Are more flood defences the answer?


NEBOSH Diploma in Environmental Management Element 11

The recent floods in late December 2015 and early January 2016 have been some of the worst on record. Many thousands of people have been affected and the cost of damage caused by the floods is projected to be over £1.5 billion. I thought in this blog post it would be interesting to take a look at what causes flooding and how flood risk can be managed.

Historically, flooding was reduced by the building of flood defences for communities with little consideration of keeping water in uplands and flood plains. Such techniques might include building flood barriers (think the Thames Barrier) and installing levees and bunds.  Many now call for further flood defences such as these to be built, but this is only part of the solution as they provide little protection unless considered with other measures to reduce water flow.

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Land use can sometimes have a significant effect on the amount of water that finds its way down a river. In rural areas, local runoff can be increased by agriculture activities such as the increase in farm and field size. This leads to changes that affect the soil structure meaning it can’t hold as much water, leading to increased runoff. Well managed forests also have the ability to decrease flooding as they can decrease the amount of rain hitting the land (interception) and take up rainwater. Although good at reducing local flooding for smaller, more common flood events, forests are not as effective at decreasing runoff for catchment-wide flooding.  One analogy used to represent this is that of a sponge. Even though the sponge can take in water and be made bigger (e.g. by the afforestation and changes in agriculture), it only has a specific storage capacity. For big flood events, the sponge will fill up and the water will find its way into a river.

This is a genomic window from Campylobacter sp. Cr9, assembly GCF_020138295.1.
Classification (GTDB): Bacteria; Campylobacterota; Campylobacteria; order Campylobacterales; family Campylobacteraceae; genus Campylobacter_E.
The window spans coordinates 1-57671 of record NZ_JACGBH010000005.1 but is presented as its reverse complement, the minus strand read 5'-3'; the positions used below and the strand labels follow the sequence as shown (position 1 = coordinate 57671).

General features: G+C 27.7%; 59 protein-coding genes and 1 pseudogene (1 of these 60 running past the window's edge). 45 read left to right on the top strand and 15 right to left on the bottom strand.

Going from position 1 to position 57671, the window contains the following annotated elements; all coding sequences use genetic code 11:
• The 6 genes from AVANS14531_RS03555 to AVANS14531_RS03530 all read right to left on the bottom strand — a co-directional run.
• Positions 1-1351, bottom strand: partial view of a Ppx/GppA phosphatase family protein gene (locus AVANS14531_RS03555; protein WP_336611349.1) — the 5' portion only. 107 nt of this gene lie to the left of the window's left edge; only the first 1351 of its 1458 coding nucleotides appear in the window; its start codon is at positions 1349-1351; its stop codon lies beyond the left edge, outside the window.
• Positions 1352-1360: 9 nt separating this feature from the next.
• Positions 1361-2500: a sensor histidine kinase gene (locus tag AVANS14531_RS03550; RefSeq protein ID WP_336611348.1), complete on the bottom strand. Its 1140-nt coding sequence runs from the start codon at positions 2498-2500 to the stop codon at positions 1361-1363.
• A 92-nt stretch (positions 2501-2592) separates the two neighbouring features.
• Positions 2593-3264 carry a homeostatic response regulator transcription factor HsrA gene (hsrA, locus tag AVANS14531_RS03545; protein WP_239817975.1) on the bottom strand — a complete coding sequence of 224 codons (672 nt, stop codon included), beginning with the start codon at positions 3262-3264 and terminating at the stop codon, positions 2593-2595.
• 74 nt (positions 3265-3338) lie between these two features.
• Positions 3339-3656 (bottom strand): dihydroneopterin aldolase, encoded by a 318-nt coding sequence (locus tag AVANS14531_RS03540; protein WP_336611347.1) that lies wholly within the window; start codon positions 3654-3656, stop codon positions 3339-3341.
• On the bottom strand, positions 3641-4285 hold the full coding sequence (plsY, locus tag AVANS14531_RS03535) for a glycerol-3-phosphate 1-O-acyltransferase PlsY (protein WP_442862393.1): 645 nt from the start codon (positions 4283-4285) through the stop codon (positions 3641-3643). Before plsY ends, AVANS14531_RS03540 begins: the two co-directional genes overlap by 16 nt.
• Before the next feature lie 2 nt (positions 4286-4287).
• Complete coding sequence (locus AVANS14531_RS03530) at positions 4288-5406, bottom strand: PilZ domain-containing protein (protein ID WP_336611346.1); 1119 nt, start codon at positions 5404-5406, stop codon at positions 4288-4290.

Our towns and cities also play an important role in reducing water run-off. Urban areas are largely covered by roads, car parks and buildings, which have limited capacity to hold water in comparison to vegetation, soil and land surface depressions. Ditches and culverts in urban areas reduce the distance that water travels overland to reach rivers and tends to flow at a much faster rate than overland flow. Mechanisms to reduce run-off into rivers include alternatives to hard surfaces such as gravel surface for a car park or using permeable types of paving. Other options might include installation of perforated pipes which are commonly used to drain roadways or the use of basins that hold water back from a river during a storm (at least until the basin becomes full). It may also be pertinent to discourage development in high-risk flood areas through changes to the planning system.

Further investment in flood defence in towns and cities is certainly part of the solution, but what should also be considered as part of a broader strategy is the need to slow down the flow and keep more water on the land, particularly in upland areas. The general consensus seems to be that flood management is likely to involve a number of different measures rather than just one.

Further reading (references)

http://www.geography.org.uk/resources/flooding/floodriskmanagement/

http://www.ceh.ac.uk/news-and-media/blogs/what-difference-could-natural-flood-management-techniques-make

http://www.ibtimes.co.uk/those-calling-bigger-flood-defences-dont-understand-complexity-uk-flooding-1535246

http://pubs.usgs.gov/fs/fs07603/


John Binns

John Binns BSc (Hons), MSc, MSc, MIEMA

With over 15 years’ experience working in environment management, John Binns BSc (Hons) MSc MIEMA is an experienced environmental tutor and consultant with knowledge of health and safety management.

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